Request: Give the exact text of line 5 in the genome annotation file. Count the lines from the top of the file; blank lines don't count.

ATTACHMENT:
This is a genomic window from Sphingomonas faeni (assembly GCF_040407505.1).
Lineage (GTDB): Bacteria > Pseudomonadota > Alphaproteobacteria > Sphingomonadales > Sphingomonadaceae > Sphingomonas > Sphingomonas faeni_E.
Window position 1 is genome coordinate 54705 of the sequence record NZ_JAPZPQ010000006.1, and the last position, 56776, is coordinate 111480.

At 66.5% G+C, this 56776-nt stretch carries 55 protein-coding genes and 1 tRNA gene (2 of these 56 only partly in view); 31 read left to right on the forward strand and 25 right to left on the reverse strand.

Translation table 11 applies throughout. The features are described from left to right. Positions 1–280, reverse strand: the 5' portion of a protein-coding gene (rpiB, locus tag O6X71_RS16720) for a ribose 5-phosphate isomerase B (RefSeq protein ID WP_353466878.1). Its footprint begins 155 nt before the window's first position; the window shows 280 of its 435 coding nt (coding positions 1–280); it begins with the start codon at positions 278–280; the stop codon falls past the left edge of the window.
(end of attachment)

Translation table 11 applies throughout. The features are described from left to right. Positions 1–280, reverse strand: the 5' portion of a protein-coding gene (rpiB, locus tag O6X71_RS16720) for a ribose 5-phosphate isomerase B (RefSeq protein ID WP_353466878.1). Its footprint begins 155 nt before the window's first position; the window shows 280 of its 435 coding nt (coding positions 1–280); it begins with the start codon at positions 278–280; the stop codon falls past the left edge of the window.